similar feel but make it a bit more interesting. Now I want to
consider how one might change that feel by changing the rules. (Like
those world modifications, this would break the existing campaign, so
players in my GURPS Torg game need not worry that this will apply to
2001 mystery, second in Whitelaw's Jordan Lacey series (private
investigation in a small seaside town). Jordan investigates stolen
water-lilies, vandalism, theft of a wedding cake, arson, and an errant
husband. Oh, and a Second World War aircraft wreck.
2015 science fiction, 26 episodes:
Mecha pilots fight against the corruption of words.
1929 classic English detective fiction; first of Allingham's novels of
Albert Campion. George Abbershaw, expert pathologist who unexpectedly
finds himself in love, goes down for the weekend to the remote country
house called "Black Dudley"; but the gathering is afflicted with
murder… and then taken over by gangsters. US vt The Black Dudley
The mystery story when done well is an extreme form of the story
problem, which one can enjoy both on the level of normal fiction
with characters and plot and setting and so on and on the level of
working out whodunnit before the author reveals the solution.
1990 science fiction. Larry Chao is a junior scientist at a gravity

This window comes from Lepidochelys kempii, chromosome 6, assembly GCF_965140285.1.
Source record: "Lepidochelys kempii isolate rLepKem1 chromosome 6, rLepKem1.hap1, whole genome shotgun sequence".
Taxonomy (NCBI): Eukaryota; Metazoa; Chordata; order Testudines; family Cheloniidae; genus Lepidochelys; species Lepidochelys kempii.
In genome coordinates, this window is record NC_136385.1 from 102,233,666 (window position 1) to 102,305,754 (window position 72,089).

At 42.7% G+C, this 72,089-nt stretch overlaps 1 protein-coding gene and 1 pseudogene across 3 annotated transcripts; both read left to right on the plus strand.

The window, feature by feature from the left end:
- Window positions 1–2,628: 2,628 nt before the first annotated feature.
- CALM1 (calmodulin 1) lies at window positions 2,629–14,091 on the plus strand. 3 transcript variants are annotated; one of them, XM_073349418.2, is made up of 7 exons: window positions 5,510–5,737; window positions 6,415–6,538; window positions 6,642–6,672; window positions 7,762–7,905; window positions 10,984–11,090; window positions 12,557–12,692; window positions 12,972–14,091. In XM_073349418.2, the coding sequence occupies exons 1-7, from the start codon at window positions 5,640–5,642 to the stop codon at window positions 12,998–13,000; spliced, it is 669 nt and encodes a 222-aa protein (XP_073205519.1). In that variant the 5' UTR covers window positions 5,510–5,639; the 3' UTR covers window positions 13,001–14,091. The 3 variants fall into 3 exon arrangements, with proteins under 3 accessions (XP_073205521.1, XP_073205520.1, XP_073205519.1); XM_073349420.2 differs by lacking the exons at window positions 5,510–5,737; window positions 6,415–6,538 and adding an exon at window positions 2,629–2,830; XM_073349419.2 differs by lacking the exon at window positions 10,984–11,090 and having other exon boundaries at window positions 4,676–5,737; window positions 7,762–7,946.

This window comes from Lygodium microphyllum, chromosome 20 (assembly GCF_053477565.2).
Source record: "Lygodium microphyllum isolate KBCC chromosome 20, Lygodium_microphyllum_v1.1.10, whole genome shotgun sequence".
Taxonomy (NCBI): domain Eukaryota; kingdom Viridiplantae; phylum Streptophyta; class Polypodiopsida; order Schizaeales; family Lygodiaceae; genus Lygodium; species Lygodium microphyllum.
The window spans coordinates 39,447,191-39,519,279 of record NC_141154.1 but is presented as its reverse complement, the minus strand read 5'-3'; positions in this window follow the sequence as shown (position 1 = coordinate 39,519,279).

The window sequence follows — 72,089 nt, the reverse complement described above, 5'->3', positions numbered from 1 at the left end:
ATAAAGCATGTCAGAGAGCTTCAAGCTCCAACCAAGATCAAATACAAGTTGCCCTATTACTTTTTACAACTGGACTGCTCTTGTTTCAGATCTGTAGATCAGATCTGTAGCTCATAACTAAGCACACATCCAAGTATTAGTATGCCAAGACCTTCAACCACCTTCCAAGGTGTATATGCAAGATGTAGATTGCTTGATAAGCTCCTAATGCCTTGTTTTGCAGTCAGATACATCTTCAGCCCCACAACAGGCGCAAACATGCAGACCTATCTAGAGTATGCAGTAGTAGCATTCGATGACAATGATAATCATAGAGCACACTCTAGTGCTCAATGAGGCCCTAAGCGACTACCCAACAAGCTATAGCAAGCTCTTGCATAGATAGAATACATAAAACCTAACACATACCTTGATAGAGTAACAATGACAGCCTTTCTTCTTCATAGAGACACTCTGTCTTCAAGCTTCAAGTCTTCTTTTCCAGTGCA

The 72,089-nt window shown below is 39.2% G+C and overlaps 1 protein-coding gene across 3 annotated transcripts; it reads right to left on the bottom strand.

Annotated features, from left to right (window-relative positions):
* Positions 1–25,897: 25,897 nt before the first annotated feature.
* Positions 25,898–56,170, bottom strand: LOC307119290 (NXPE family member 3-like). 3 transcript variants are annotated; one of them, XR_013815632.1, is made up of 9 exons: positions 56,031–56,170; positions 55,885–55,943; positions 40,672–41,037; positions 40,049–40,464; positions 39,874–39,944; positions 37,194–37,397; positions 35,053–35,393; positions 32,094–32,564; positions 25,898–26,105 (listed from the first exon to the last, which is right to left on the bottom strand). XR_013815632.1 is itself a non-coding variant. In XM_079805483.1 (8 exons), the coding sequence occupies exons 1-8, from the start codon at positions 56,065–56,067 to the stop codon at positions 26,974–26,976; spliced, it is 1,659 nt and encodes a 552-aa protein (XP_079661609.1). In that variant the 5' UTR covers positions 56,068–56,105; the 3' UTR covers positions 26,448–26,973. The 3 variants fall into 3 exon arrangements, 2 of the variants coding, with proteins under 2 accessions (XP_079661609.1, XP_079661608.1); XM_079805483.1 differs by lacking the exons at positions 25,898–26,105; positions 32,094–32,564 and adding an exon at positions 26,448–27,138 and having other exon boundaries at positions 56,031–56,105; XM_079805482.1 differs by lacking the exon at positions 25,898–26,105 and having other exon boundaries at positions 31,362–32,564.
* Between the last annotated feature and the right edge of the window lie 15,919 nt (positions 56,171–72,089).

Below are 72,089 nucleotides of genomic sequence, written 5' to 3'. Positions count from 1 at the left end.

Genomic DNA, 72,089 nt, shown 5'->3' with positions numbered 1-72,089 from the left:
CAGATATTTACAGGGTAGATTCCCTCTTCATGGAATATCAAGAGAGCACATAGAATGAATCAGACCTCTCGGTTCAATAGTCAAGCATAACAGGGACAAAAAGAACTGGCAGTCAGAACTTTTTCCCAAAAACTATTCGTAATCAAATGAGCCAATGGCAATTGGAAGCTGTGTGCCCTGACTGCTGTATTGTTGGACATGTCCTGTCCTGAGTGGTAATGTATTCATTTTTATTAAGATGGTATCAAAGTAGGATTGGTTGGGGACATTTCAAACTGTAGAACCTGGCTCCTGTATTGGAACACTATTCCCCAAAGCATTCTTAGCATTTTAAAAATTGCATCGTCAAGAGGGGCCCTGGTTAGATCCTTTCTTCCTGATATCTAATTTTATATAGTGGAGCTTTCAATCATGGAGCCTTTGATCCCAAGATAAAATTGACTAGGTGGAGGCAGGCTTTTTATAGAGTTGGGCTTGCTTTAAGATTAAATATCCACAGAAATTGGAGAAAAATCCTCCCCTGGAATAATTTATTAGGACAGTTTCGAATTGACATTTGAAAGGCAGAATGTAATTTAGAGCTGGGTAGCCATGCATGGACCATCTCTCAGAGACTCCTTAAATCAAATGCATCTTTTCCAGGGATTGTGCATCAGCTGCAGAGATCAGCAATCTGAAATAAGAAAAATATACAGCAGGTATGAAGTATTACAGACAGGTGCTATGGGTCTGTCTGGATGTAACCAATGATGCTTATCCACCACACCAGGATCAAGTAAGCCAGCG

research station on Pluto, that's about to be shut down. He's just
made a remarkable improvement in gravity manipulation, but the chief
administrator won't take it seriously, so he fires off an unauthorised
experiment to prove to the scientific community that there's real
progress being made. At which point something very unexpected happens.
1931 English detective fiction, in fourteen chapters by fourteen
authors. The body of retired Admiral Penistone is found in a small
boat on the river, stabbed through the heart. Everyone has a story,
and everyone has something to hide.
2015 fantasy, ten episodes. The grandson of Robert Jekyll fights
monsters in 1930s London; some of them are human.
2015 SF/mystery novella; fifty-second (roughly) of J. D. Robb's In
Death series, published as part of Down the Rabbit Hole, a
multi-author anthology of stories loosely inspired by Alice's
Adventures in Wonderland. Apparently Darlene Fitzwilliams fatally
stabbed her brother, then jumped off his fifty-second floor balcony.
But there's no sign that she was the sort of person who'd do that.
Having missed a couple of months thanks to busy-ness, we returned to
the boardgame café (which appeared
to have undergone a complete staff turnover, though some of them are
now just working on different days). With images;
2012 science fiction. Amy Peterson is a self-replicating ("von
Neumann") humaniform robot, who has been growing up slowly as part of
a mixed human/android family. Then her grandmother shows up, and she
has to eat her.
This Dungeon Fantasy supplement deals with "special" treasures: not
just the big hauls, but something truly unique.
1934 classic English detective fiction; first of Marsh's novels of
Inspector Roderick Alleyn. At Sir Hubert Handesley's country house
weekend, five guests play a game of "Murder". But when the lights come
My wife went to a wedding recently, and came back with a Thing.
Some trailers I've seen recently, and my thoughts on them. (Links are